In the archive located at Dimitris Pikionis's house, there is an unpublished letter, unknown until now. In this letter one can read the detailed description of the shipwreck of a sailboat - having Dimitris Pikionis among its few passengers - while crossing the Corinthian Gulf in August 1928. Circumventing the historical documentation of the actual events I will attempt to read this letter as a narrative material that uses a symbolic language; I will interpret it as a 'myth', a 'parable' or a 'dream' that talks to us about Dimitris Pikionis as an architect and creative person, but also about the identity of modern Greek architecture in relation to the international modernism of the interwar period.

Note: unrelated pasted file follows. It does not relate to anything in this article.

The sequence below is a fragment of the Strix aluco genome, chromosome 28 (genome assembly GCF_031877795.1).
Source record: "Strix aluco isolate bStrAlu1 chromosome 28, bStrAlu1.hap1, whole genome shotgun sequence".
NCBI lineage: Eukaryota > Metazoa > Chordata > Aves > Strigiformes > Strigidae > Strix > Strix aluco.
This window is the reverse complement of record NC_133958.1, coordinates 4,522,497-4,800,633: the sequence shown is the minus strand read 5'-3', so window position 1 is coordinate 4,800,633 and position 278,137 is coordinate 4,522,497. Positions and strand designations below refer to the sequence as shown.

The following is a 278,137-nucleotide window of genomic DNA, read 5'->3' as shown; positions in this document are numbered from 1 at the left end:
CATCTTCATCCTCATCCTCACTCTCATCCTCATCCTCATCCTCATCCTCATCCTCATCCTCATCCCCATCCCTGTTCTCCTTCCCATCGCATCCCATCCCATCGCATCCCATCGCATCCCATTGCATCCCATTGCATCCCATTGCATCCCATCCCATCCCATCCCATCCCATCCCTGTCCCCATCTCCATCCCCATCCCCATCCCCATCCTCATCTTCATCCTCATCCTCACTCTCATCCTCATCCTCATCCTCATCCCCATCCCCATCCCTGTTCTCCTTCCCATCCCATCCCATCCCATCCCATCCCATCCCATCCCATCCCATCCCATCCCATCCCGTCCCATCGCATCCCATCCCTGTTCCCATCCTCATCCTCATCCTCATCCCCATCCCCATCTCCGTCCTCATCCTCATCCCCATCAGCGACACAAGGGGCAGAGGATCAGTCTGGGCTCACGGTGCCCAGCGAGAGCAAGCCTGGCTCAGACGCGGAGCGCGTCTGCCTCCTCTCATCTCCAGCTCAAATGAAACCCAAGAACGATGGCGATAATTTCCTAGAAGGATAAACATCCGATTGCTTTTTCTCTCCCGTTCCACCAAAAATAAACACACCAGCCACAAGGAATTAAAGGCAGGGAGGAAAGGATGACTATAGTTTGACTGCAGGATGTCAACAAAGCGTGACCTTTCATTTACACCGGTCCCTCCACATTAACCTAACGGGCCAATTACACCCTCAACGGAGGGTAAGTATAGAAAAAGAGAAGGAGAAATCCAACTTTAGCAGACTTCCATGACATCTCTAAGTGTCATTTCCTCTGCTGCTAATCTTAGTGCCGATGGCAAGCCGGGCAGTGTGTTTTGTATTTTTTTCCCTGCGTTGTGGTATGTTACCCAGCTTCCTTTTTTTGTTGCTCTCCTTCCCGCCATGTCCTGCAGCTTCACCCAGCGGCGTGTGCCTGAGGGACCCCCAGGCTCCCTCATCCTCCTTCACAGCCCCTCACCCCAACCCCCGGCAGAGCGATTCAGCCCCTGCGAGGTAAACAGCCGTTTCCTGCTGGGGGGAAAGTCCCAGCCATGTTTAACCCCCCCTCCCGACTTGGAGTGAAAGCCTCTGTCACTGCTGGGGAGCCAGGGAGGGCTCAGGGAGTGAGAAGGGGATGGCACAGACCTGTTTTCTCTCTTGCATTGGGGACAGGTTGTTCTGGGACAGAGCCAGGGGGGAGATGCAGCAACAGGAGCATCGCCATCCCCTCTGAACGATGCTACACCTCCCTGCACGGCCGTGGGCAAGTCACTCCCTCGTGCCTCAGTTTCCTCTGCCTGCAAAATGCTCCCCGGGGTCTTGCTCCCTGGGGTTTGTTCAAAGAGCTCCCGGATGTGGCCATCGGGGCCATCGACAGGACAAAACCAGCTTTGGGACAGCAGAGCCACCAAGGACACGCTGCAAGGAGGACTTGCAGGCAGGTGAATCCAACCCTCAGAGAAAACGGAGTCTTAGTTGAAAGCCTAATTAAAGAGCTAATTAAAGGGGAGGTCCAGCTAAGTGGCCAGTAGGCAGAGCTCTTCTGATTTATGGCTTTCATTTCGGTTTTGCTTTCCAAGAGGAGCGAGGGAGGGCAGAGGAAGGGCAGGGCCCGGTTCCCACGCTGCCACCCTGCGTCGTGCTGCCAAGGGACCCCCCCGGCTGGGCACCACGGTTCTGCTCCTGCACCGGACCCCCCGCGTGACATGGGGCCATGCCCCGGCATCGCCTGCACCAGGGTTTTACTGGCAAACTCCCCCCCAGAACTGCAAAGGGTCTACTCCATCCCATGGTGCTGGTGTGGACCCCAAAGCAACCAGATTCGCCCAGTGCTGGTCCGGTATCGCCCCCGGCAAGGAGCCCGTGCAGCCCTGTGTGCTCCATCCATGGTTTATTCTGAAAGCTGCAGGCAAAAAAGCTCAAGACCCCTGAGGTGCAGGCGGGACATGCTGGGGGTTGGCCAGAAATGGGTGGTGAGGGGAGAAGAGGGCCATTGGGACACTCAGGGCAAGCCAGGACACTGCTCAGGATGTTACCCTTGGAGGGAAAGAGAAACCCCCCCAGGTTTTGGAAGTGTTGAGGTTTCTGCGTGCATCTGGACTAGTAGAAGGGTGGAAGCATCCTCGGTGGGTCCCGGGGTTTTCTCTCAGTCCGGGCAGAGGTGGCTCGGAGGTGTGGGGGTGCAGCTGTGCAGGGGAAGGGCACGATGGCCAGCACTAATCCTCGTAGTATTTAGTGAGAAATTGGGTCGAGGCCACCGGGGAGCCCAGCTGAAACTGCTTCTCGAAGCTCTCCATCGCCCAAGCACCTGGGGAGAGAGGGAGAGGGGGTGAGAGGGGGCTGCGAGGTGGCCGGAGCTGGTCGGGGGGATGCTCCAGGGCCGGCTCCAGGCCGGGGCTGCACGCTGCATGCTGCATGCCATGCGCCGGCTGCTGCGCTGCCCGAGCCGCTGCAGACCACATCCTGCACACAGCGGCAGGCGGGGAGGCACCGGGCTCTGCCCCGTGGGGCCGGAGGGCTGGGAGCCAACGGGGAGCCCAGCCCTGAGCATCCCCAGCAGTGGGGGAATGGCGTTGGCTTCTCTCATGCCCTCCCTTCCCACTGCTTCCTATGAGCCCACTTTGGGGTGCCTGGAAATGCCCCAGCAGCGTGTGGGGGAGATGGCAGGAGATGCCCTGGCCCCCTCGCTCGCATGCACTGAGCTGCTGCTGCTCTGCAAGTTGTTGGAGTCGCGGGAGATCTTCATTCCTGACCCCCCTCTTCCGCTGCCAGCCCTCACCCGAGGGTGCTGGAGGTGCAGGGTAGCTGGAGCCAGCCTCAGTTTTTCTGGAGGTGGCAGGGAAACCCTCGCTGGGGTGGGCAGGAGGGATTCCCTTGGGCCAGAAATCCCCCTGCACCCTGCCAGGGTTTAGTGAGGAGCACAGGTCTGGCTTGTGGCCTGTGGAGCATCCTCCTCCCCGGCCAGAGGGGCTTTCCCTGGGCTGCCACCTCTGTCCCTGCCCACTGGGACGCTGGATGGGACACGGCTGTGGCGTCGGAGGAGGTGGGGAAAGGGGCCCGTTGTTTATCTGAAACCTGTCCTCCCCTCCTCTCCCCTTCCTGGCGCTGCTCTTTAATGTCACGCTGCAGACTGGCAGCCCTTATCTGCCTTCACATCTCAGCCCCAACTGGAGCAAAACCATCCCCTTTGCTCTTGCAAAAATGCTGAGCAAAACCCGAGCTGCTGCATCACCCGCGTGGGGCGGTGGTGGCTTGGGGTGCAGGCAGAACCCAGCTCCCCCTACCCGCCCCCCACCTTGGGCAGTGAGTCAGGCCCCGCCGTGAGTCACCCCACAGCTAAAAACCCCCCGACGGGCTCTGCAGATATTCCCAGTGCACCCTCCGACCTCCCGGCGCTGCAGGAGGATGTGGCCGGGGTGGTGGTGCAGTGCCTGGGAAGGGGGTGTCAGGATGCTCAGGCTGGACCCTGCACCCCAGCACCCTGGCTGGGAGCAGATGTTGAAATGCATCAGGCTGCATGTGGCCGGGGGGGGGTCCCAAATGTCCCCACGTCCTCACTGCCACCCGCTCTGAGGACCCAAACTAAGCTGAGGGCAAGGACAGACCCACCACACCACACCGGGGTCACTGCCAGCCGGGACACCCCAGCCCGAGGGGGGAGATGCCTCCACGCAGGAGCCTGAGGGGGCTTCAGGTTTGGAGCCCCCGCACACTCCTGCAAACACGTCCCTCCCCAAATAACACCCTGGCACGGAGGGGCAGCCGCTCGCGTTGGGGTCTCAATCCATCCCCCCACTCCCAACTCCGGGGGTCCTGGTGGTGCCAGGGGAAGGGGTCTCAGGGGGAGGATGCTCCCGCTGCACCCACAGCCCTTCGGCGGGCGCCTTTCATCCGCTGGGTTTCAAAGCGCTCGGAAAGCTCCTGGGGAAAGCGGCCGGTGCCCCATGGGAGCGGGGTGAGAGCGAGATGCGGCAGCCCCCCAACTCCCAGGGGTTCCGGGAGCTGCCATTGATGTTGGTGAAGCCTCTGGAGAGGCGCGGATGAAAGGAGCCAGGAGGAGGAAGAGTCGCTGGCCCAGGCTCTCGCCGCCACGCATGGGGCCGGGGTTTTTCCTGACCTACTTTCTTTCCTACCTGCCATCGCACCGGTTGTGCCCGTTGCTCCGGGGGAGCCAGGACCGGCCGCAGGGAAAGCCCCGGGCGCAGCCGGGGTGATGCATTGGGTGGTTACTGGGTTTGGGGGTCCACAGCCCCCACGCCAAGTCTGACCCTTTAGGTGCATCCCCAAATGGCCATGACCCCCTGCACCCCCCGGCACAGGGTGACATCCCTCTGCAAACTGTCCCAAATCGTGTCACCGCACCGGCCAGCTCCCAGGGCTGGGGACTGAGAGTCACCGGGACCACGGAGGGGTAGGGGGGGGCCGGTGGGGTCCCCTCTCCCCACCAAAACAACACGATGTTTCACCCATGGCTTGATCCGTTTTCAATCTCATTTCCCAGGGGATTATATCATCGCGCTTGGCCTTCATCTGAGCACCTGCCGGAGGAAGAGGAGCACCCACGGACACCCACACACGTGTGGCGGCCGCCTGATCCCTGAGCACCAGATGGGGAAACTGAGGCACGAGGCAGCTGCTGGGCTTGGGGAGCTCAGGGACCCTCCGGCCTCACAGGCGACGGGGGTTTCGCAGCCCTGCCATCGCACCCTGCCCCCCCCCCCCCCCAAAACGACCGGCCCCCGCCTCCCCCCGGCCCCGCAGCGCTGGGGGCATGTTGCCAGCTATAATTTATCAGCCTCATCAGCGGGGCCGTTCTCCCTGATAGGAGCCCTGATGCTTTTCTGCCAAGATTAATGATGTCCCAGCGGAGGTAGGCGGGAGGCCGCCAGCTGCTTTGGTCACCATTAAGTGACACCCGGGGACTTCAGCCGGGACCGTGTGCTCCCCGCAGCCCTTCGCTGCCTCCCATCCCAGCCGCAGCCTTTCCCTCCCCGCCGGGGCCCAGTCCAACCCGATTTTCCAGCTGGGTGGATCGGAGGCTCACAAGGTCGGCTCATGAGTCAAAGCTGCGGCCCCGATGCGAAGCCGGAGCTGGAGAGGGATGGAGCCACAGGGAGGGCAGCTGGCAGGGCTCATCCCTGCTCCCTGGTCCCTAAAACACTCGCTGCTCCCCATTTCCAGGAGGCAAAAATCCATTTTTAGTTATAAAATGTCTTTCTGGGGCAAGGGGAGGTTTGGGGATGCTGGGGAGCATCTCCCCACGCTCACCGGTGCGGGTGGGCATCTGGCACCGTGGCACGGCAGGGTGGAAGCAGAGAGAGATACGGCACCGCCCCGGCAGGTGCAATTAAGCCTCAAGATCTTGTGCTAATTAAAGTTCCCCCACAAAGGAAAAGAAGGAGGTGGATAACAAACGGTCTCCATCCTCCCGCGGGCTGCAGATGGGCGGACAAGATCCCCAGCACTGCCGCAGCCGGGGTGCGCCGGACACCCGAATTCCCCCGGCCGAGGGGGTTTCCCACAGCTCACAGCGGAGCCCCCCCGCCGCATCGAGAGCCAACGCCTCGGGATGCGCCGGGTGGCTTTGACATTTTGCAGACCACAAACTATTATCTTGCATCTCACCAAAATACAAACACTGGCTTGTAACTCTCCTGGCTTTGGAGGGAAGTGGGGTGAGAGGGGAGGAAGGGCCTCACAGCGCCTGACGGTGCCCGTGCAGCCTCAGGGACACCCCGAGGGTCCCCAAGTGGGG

Konstantinos Tsiambaos is Assistant Professor in History & Theory of Architecture at the School of Architecture of the National Technical University in Athens (NTUA). He is Chair of Greece. He studied in Athens (NTUA) and New York (GSAPP Columbia University). His research has been published in international journals (The Journal of Architecture, Architectural Research Quarterly, Architectural Histories) and collective volumes. His research interests focus on the promotion and use of concepts and interpretative tools borrowed from philosophy, political theory and psychoanalysis in the history and theory of modern and contemporary architecture. His books include From Doxiadis' Theory to Pikionis' Work: Reflections of Antiquity in Modern Architecture (London & New York: Routledge, 2018) and Ambivalent Modernity: 9+1 texts on Modern Architecture in Greece (Epikentro, 2017). He recently co-edited the exhibition catalogue The Future as a Project: Doxiadis in Skopje (Hellenic Institute of Architecture, 2018).

Respondent: Christine Boyer, Architecture